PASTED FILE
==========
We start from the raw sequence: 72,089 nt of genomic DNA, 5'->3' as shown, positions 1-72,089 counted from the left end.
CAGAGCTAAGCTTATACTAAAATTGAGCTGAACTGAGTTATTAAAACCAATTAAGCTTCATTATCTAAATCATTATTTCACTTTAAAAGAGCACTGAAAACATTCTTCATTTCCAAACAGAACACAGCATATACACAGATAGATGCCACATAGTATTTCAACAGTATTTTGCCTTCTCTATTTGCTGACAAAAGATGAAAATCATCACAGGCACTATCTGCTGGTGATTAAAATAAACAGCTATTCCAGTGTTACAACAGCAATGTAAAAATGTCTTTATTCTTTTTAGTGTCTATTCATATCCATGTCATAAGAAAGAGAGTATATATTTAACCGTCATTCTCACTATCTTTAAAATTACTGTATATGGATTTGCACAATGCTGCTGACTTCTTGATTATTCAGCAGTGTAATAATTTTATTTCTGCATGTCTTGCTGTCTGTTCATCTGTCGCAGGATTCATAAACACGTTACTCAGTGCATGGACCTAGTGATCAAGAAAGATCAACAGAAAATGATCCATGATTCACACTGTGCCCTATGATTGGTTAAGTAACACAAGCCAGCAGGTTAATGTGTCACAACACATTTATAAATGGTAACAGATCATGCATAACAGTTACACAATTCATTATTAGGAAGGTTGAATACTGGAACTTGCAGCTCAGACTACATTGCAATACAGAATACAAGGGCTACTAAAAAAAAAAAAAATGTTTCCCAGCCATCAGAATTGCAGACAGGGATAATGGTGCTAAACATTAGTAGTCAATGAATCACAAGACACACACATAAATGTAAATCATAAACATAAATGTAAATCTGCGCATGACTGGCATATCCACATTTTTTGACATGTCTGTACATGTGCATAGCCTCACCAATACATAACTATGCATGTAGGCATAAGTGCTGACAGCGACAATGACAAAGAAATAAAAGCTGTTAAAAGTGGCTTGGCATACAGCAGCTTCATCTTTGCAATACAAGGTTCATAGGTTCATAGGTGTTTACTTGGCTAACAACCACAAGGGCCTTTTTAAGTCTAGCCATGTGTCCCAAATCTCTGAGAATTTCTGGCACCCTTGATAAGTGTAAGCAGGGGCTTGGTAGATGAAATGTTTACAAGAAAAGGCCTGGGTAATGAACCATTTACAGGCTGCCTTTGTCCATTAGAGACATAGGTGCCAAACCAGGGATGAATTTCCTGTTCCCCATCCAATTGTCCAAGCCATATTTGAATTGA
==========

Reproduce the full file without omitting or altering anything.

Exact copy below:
We start from the raw sequence: 72,089 nt of genomic DNA, 5'->3' as shown, positions 1-72,089 counted from the left end.
CAGAGCTAAGCTTATACTAAAATTGAGCTGAACTGAGTTATTAAAACCAATTAAGCTTCATTATCTAAATCATTATTTCACTTTAAAAGAGCACTGAAAACATTCTTCATTTCCAAACAGAACACAGCATATACACAGATAGATGCCACATAGTATTTCAACAGTATTTTGCCTTCTCTATTTGCTGACAAAAGATGAAAATCATCACAGGCACTATCTGCTGGTGATTAAAATAAACAGCTATTCCAGTGTTACAACAGCAATGTAAAAATGTCTTTATTCTTTTTAGTGTCTATTCATATCCATGTCATAAGAAAGAGAGTATATATTTAACCGTCATTCTCACTATCTTTAAAATTACTGTATATGGATTTGCACAATGCTGCTGACTTCTTGATTATTCAGCAGTGTAATAATTTTATTTCTGCATGTCTTGCTGTCTGTTCATCTGTCGCAGGATTCATAAACACGTTACTCAGTGCATGGACCTAGTGATCAAGAAAGATCAACAGAAAATGATCCATGATTCACACTGTGCCCTATGATTGGTTAAGTAACACAAGCCAGCAGGTTAATGTGTCACAACACATTTATAAATGGTAACAGATCATGCATAACAGTTACACAATTCATTATTAGGAAGGTTGAATACTGGAACTTGCAGCTCAGACTACATTGCAATACAGAATACAAGGGCTACTAAAAAAAAAAAAAATGTTTCCCAGCCATCAGAATTGCAGACAGGGATAATGGTGCTAAACATTAGTAGTCAATGAATCACAAGACACACACATAAATGTAAATCATAAACATAAATGTAAATCTGCGCATGACTGGCATATCCACATTTTTTGACATGTCTGTACATGTGCATAGCCTCACCAATACATAACTATGCATGTAGGCATAAGTGCTGACAGCGACAATGACAAAGAAATAAAAGCTGTTAAAAGTGGCTTGGCATACAGCAGCTTCATCTTTGCAATACAAGGTTCATAGGTTCATAGGTGTTTACTTGGCTAACAACCACAAGGGCCTTTTTAAGTCTAGCCATGTGTCCCAAATCTCTGAGAATTTCTGGCACCCTTGATAAGTGTAAGCAGGGGCTTGGTAGATGAAATGTTTACAAGAAAAGGCCTGGGTAATGAACCATTTACAGGCTGCCTTTGTCCATTAGAGACATAGGTGCCAAACCAGGGATGAATTTCCTGTTCCCCATCCAATTGTCCAAGCCATATTTGAATTGA